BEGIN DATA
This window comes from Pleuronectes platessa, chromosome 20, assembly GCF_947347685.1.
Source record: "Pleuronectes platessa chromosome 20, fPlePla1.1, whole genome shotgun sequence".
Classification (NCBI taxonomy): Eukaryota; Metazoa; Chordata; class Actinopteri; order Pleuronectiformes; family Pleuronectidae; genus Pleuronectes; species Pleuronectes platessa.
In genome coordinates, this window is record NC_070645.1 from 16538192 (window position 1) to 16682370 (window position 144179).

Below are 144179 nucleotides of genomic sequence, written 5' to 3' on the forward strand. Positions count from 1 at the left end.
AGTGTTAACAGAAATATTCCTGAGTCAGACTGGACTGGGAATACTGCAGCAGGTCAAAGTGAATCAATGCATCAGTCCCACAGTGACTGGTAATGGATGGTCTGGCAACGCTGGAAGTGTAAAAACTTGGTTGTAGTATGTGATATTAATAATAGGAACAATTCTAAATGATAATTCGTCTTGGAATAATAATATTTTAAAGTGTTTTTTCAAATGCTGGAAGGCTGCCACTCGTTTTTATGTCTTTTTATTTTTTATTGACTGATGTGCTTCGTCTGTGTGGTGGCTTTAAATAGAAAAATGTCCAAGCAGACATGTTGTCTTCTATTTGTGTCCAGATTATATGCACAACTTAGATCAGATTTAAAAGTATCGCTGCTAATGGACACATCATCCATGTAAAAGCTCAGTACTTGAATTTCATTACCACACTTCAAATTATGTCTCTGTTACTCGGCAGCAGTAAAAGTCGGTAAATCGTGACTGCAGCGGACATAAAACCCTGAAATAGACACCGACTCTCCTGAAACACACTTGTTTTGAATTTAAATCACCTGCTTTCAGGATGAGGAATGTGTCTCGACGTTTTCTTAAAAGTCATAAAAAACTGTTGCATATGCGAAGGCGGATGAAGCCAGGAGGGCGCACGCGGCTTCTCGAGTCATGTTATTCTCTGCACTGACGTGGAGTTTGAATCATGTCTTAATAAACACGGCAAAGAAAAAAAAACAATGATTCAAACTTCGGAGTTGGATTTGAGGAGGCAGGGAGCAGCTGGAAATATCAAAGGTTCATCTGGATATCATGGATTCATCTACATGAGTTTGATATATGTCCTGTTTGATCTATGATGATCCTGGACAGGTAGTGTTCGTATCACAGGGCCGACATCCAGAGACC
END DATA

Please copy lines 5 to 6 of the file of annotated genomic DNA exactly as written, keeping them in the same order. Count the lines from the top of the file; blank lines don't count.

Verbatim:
Below are 144179 nucleotides of genomic sequence, written 5' to 3' on the forward strand. Positions count from 1 at the left end.
AGTGTTAACAGAAATATTCCTGAGTCAGACTGGACTGGGAATACTGCAGCAGGTCAAAGTGAATCAATGCATCAGTCCCACAGTGACTGGTAATGGATGGTCTGGCAACGCTGGAAGTGTAAAAACTTGGTTGTAGTATGTGATATTAATAATAGGAACAATTCTAAATGATAATTCGTCTTGGAATAATAATATTTTAAAGTGTTTTTTCAAATGCTGGAAGGCTGCCACTCGTTTTTATGTCTTTTTATTTTTTATTGACTGATGTGCTTCGTCTGTGTGGTGGCTTTAAATAGAAAAATGTCCAAGCAGACATGTTGTCTTCTATTTGTGTCCAGATTATATGCACAACTTAGATCAGATTTAAAAGTATCGCTGCTAATGGACACATCATCCATGTAAAAGCTCAGTACTTGAATTTCATTACCACACTTCAAATTATGTCTCTGTTACTCGGCAGCAGTAAAAGTCGGTAAATCGTGACTGCAGCGGACATAAAACCCTGAAATAGACACCGACTCTCCTGAAACACACTTGTTTTGAATTTAAATCACCTGCTTTCAGGATGAGGAATGTGTCTCGACGTTTTCTTAAAAGTCATAAAAAACTGTTGCATATGCGAAGGCGGATGAAGCCAGGAGGGCGCACGCGGCTTCTCGAGTCATGTTATTCTCTGCACTGACGTGGAGTTTGAATCATGTCTTAATAAACACGGCAAAGAAAAAAAAACAATGATTCAAACTTCGGAGTTGGATTTGAGGAGGCAGGGAGCAGCTGGAAATATCAAAGGTTCATCTGGATATCATGGATTCATCTACATGAGTTTGATATATGTCCTGTTTGATCTATGATGATCCTGGACAGGTAGTGTTCGTATCACAGGGCCGACATCCAGAGACC